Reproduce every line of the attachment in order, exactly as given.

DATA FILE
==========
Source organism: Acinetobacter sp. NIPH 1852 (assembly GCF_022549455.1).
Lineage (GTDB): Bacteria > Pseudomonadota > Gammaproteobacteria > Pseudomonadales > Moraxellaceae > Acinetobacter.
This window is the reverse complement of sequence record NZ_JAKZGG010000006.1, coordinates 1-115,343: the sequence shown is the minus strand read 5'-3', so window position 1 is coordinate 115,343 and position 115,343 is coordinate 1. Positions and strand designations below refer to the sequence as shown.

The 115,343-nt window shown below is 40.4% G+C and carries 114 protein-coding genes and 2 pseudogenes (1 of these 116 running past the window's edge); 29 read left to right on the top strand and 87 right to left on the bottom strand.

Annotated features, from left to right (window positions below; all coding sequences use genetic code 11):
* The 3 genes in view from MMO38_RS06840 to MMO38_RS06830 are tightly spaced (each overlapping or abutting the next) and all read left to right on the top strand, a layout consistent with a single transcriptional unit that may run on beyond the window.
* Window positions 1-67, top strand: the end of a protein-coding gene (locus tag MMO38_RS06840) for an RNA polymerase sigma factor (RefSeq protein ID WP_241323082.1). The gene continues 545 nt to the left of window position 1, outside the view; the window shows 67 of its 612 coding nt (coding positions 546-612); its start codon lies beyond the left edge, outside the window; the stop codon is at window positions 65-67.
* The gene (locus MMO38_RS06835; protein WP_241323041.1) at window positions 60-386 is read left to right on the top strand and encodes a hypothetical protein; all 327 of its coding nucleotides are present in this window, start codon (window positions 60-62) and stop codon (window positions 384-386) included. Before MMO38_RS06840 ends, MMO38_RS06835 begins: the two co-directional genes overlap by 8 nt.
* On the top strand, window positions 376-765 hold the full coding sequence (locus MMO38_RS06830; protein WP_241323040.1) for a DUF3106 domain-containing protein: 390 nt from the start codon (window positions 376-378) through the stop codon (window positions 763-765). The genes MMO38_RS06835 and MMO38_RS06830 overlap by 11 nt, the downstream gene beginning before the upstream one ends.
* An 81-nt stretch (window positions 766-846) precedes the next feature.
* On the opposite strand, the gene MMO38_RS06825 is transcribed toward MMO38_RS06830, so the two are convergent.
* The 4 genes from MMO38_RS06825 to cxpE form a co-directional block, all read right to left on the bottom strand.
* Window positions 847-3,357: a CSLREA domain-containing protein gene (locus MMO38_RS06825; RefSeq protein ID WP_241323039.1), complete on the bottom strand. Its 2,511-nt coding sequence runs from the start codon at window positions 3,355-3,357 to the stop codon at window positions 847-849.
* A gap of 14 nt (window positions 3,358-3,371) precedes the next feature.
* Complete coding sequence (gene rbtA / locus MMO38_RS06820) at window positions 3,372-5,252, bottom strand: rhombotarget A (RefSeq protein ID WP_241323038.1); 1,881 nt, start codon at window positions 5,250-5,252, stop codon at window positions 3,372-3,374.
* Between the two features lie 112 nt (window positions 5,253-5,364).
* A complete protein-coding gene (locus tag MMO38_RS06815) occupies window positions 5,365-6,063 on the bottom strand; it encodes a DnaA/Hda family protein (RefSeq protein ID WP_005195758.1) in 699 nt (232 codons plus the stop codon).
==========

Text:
Source organism: Acinetobacter sp. NIPH 1852 (assembly GCF_022549455.1).
Lineage (GTDB): Bacteria > Pseudomonadota > Gammaproteobacteria > Pseudomonadales > Moraxellaceae > Acinetobacter.
This window is the reverse complement of sequence record NZ_JAKZGG010000006.1, coordinates 1-115,343: the sequence shown is the minus strand read 5'-3', so window position 1 is coordinate 115,343 and position 115,343 is coordinate 1. Positions and strand designations below refer to the sequence as shown.

The 115,343-nt window shown below is 40.4% G+C and carries 114 protein-coding genes and 2 pseudogenes (1 of these 116 running past the window's edge); 29 read left to right on the top strand and 87 right to left on the bottom strand.

Annotated features, from left to right (window positions below; all coding sequences use genetic code 11):
* The 3 genes in view from MMO38_RS06840 to MMO38_RS06830 are tightly spaced (each overlapping or abutting the next) and all read left to right on the top strand, a layout consistent with a single transcriptional unit that may run on beyond the window.
* Window positions 1-67, top strand: the end of a protein-coding gene (locus tag MMO38_RS06840) for an RNA polymerase sigma factor (RefSeq protein ID WP_241323082.1). The gene continues 545 nt to the left of window position 1, outside the view; the window shows 67 of its 612 coding nt (coding positions 546-612); its start codon lies beyond the left edge, outside the window; the stop codon is at window positions 65-67.
* The gene (locus MMO38_RS06835; protein WP_241323041.1) at window positions 60-386 is read left to right on the top strand and encodes a hypothetical protein; all 327 of its coding nucleotides are present in this window, start codon (window positions 60-62) and stop codon (window positions 384-386) included. Before MMO38_RS06840 ends, MMO38_RS06835 begins: the two co-directional genes overlap by 8 nt.
* On the top strand, window positions 376-765 hold the full coding sequence (locus MMO38_RS06830; protein WP_241323040.1) for a DUF3106 domain-containing protein: 390 nt from the start codon (window positions 376-378) through the stop codon (window positions 763-765). The genes MMO38_RS06835 and MMO38_RS06830 overlap by 11 nt, the downstream gene beginning before the upstream one ends.
* An 81-nt stretch (window positions 766-846) precedes the next feature.
* On the opposite strand, the gene MMO38_RS06825 is transcribed toward MMO38_RS06830, so the two are convergent.
* The 4 genes from MMO38_RS06825 to cxpE form a co-directional block, all read right to left on the bottom strand.
* Window positions 847-3,357: a CSLREA domain-containing protein gene (locus MMO38_RS06825; RefSeq protein ID WP_241323039.1), complete on the bottom strand. Its 2,511-nt coding sequence runs from the start codon at window positions 3,355-3,357 to the stop codon at window positions 847-849.
* A gap of 14 nt (window positions 3,358-3,371) precedes the next feature.
* Complete coding sequence (gene rbtA / locus MMO38_RS06820) at window positions 3,372-5,252, bottom strand: rhombotarget A (RefSeq protein ID WP_241323038.1); 1,881 nt, start codon at window positions 5,250-5,252, stop codon at window positions 3,372-3,374.
* Between the two features lie 112 nt (window positions 5,253-5,364).
* A complete protein-coding gene (locus tag MMO38_RS06815) occupies window positions 5,365-6,063 on the bottom strand; it encodes a DnaA/Hda family protein (RefSeq protein ID WP_005195758.1) in 699 nt (232 codons plus the stop codon).